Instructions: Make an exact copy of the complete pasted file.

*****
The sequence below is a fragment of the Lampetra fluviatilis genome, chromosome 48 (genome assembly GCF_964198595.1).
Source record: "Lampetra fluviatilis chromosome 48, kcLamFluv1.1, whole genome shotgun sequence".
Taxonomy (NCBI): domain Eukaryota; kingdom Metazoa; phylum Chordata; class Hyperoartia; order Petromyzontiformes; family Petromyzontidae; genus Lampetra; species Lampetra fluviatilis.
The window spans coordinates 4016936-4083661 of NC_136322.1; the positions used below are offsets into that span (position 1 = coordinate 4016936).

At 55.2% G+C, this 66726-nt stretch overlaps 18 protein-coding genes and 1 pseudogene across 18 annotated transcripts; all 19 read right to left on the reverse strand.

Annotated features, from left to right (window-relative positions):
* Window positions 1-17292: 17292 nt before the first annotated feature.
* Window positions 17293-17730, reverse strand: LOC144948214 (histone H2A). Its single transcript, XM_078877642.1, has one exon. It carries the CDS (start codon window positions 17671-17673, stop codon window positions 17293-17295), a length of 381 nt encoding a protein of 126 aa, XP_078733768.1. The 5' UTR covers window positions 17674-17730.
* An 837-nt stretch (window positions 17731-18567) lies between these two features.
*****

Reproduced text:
The sequence below is a fragment of the Lampetra fluviatilis genome, chromosome 48 (genome assembly GCF_964198595.1).
Source record: "Lampetra fluviatilis chromosome 48, kcLamFluv1.1, whole genome shotgun sequence".
Taxonomy (NCBI): domain Eukaryota; kingdom Metazoa; phylum Chordata; class Hyperoartia; order Petromyzontiformes; family Petromyzontidae; genus Lampetra; species Lampetra fluviatilis.
The window spans coordinates 4016936-4083661 of NC_136322.1; the positions used below are offsets into that span (position 1 = coordinate 4016936).

At 55.2% G+C, this 66726-nt stretch overlaps 18 protein-coding genes and 1 pseudogene across 18 annotated transcripts; all 19 read right to left on the reverse strand.

Annotated features, from left to right (window-relative positions):
* Window positions 1-17292: 17292 nt before the first annotated feature.
* Window positions 17293-17730, reverse strand: LOC144948214 (histone H2A). Its single transcript, XM_078877642.1, has one exon. It carries the CDS (start codon window positions 17671-17673, stop codon window positions 17293-17295), a length of 381 nt encoding a protein of 126 aa, XP_078733768.1. The 5' UTR covers window positions 17674-17730.
* An 837-nt stretch (window positions 17731-18567) lies between these two features.